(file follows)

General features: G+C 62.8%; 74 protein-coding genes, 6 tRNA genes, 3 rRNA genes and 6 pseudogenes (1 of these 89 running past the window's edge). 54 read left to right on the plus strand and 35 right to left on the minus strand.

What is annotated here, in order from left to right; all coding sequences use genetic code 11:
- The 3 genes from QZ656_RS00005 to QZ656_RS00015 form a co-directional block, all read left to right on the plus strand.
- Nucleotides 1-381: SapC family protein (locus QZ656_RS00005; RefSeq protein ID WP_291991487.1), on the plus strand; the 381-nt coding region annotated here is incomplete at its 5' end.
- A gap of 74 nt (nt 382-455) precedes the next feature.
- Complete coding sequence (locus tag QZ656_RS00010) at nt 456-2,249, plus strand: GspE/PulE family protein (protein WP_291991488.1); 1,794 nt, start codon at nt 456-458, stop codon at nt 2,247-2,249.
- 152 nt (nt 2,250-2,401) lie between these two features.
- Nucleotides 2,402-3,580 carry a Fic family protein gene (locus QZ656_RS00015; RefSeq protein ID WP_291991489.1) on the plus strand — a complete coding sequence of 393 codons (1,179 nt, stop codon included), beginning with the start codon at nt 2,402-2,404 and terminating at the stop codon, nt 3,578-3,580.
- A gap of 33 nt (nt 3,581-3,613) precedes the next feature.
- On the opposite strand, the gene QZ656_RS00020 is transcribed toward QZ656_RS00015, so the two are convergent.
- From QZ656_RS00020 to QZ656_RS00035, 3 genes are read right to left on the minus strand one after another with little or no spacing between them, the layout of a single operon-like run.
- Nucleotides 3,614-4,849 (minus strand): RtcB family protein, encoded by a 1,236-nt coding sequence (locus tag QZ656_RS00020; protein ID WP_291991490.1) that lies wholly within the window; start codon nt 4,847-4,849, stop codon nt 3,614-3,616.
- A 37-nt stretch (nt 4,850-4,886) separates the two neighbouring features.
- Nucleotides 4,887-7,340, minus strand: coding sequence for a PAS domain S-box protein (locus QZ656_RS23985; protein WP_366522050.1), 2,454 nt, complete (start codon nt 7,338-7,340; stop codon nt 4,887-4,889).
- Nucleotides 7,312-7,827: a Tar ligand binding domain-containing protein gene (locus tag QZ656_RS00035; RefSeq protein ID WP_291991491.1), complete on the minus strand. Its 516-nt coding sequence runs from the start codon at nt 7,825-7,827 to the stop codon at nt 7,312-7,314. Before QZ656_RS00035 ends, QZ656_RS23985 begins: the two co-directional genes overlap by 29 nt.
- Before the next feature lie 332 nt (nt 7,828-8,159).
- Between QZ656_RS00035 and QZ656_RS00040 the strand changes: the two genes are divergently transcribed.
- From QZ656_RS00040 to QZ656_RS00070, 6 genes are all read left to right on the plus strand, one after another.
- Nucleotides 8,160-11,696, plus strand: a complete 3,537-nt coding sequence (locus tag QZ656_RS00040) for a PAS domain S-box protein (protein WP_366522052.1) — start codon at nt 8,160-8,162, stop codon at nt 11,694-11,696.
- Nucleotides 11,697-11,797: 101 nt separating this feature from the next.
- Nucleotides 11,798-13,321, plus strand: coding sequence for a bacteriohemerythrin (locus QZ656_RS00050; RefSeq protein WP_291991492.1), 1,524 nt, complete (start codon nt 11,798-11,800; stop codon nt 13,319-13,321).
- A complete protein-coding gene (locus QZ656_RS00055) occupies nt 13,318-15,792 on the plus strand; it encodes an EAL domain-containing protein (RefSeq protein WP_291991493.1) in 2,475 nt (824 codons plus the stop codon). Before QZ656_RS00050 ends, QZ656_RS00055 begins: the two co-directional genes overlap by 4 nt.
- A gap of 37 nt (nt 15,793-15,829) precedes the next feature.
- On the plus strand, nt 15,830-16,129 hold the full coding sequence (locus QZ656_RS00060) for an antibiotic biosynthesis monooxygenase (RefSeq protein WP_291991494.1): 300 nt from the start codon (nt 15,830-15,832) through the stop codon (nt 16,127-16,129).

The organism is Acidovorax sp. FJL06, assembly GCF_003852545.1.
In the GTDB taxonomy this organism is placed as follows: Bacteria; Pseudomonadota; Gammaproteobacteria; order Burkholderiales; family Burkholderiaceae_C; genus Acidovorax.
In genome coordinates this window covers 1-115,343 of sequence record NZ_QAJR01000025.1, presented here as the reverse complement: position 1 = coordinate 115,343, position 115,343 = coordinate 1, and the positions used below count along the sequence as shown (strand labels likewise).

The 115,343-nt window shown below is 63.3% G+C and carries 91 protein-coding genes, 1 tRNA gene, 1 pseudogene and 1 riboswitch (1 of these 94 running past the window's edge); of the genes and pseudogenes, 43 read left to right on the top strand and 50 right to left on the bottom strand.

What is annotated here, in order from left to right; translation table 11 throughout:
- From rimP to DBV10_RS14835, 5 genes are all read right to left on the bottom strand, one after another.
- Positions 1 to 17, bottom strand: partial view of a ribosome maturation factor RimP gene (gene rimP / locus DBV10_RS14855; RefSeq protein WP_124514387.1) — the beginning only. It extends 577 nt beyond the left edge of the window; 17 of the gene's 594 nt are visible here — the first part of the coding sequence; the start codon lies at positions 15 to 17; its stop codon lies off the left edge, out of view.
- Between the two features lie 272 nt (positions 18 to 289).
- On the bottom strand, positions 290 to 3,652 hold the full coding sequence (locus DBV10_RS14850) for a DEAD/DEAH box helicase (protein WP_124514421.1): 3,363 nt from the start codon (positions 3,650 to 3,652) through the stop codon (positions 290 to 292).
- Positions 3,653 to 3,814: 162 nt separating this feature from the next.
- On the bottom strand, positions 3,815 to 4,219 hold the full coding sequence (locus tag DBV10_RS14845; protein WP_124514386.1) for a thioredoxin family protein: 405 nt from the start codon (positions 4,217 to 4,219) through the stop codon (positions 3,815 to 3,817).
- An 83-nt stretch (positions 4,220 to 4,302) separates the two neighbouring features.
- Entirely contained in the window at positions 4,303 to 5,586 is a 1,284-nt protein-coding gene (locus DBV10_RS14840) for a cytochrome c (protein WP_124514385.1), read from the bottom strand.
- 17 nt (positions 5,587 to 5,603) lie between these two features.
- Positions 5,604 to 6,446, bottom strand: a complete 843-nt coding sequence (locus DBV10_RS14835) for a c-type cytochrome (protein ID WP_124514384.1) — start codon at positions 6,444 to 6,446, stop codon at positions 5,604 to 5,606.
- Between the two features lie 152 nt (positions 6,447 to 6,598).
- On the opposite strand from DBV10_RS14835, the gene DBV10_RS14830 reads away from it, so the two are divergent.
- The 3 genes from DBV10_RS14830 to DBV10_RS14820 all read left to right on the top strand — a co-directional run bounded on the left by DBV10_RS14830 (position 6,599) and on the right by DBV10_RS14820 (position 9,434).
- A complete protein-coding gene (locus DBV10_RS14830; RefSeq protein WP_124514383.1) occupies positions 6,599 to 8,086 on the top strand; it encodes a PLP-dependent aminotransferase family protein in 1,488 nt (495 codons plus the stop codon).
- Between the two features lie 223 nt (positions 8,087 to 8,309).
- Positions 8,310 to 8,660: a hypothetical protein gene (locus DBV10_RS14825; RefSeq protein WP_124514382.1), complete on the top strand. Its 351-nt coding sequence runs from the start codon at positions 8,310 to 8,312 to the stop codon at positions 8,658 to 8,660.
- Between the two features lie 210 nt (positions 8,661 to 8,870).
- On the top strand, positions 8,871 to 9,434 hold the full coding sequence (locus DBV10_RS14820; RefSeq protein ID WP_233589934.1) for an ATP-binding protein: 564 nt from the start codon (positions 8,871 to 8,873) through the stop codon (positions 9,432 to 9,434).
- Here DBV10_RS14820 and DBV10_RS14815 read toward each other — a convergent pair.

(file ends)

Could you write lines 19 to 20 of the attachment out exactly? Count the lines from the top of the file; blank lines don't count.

- Nucleotides 8,160-11,696, plus strand: a complete 3,537-nt coding sequence (locus tag QZ656_RS00040) for a PAS domain S-box protein (protein WP_366522052.1) — start codon at nt 8,160-8,162, stop codon at nt 11,694-11,696.
- Nucleotides 11,697-11,797: 101 nt separating this feature from the next.